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Published April 04, 2011, 06:09 AM

ND farmland rental rates rise

A new report provides further evidence of something most people involved in North Dakota agriculture already realize: Farmland rental rates are rising, though usually not as fast as the value of the farmland itself.

By: Jonathan Knutson, Agweek

A new report provides further evidence of something most people involved in North Dakota agriculture already realize:

Farmland rental rates are rising, though usually not as fast as the value of the farmland itself.

The North Dakota field office of the National Agricultural Statistics Service, an arm of the U.S. Department of Agriculture, has released its 2011 County Rents & Values.

The annual report, based on data received earlier this year from 2,300 ag producers in the state, provides average rental rates and the average value of rented land in each county in the state.

The widely watched report is used by some farmers and landowners to help determine rental agreements. Interest in the report was particularly strong this year.

“We took quite a few calls” from people wanting to know when the report would be available, says Patrick Boyle, deputy director of the North Dakota office.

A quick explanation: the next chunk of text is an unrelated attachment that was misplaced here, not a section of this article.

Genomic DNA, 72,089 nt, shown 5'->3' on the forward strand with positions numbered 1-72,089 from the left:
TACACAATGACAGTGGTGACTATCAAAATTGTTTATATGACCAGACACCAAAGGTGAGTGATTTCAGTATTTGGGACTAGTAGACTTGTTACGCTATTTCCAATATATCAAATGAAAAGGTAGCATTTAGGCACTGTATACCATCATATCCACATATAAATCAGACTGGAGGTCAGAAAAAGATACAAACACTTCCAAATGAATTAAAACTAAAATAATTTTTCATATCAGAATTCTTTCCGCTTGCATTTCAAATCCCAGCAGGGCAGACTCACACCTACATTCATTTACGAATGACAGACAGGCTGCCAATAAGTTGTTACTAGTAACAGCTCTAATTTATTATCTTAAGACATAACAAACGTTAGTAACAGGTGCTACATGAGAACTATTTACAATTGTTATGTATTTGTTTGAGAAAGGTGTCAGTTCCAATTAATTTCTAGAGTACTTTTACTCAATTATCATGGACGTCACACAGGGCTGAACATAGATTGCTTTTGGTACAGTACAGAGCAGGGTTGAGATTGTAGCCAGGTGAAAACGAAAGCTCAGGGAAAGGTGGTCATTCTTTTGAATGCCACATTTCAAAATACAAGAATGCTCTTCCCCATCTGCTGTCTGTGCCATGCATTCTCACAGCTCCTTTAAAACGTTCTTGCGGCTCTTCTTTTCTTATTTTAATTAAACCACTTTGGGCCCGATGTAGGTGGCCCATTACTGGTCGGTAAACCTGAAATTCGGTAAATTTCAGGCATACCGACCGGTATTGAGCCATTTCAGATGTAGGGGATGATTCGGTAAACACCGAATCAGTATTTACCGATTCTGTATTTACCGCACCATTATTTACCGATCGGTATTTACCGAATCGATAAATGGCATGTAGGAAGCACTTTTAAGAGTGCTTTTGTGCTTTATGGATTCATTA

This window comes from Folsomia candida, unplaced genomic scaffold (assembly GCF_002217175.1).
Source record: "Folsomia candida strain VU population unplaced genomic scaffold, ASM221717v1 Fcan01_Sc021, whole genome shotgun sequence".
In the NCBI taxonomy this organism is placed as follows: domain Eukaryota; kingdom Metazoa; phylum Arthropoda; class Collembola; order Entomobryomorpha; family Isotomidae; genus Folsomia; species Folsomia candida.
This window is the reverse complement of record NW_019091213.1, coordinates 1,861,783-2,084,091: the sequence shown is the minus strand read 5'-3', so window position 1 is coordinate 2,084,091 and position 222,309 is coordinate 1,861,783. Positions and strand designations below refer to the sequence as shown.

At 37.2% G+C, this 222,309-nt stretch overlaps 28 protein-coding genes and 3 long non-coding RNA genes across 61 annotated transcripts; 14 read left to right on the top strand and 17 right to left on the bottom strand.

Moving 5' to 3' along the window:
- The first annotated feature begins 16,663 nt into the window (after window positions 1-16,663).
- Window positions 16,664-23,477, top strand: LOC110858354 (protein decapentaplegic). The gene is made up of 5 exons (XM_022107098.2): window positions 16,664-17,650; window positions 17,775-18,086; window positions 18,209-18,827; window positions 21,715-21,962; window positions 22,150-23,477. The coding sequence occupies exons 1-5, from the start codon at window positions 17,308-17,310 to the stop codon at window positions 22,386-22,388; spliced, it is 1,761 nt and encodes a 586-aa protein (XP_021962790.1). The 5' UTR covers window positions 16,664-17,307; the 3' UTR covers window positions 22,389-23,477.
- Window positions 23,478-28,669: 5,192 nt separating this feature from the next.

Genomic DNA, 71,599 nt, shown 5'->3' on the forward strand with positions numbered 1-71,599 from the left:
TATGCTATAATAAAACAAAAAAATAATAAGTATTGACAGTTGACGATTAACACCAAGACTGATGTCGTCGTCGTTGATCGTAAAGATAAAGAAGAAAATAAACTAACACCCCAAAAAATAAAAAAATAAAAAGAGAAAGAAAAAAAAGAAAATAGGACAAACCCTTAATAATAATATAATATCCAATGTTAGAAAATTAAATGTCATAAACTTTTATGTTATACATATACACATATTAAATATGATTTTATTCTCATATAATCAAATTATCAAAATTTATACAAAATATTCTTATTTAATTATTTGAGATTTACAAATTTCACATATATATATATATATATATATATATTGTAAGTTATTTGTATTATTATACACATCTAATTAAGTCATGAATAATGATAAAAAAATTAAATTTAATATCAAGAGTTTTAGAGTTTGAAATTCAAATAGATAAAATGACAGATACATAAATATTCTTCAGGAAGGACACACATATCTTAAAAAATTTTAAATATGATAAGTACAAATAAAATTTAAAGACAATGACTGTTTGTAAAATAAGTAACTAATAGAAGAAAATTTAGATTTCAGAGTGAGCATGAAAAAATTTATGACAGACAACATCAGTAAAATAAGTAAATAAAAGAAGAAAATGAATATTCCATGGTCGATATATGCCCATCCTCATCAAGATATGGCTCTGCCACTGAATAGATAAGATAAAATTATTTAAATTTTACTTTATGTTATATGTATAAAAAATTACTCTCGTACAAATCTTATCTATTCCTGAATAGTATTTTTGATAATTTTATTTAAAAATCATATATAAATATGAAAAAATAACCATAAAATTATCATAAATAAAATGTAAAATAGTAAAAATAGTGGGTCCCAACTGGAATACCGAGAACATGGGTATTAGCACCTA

In most counties, average rental rates and the average value of rented land are significantly higher in 2011 than the 2006 to ’10 five-year averages.

The North Dakota NASS office doesn’t interpret the data, but it’s reasonable to conclude there’s a “correlation” between the higher rates and values and good yields and strong crop prices last fall, Boyle says.

Two examples of the higher rates and values:

- In Cass County, in the heart of the Red River Valley, the 2011 average rental rate of nonirrigated cropland was $90.40 and the average value of rented land was $2,483. Those figures were up from $81.80 and $2,092, respectively, in 2010 and the 2006-10 averages of $70.50 and $1,677, respectively.

- In Adams County, in southwestern North Dakota, the 2011 average rental rate of nonirrigated cropland was $32.70 and the average value of rented land was $627. Those figures were up from $29.70 and $556, respectively, in 2010 and the 2006-10 averages of $27.60 and $494, respectively.

Ag bankers and others have said throughout the winter that land values generally are rising faster than rental rates — an observation supported by the NASS report.

In Cass County, for instance, the average value of rented farmland in 2011 was 48 percent greater than the 2006 to ’10 average, while the average rental rate rose 28.2 percent from the 2006 to ’10 average to 2011.

The NASS report is available online at www.nass.usda.gov. On the website, go to “statistics by state” in the lower left hand corner, and select “North Dakota.” Then go to “North Dakota publications” and select “county rates and values.”

State-level estimates for cropland and pasture land values and cash rents are scheduled to be released Aug. 4.

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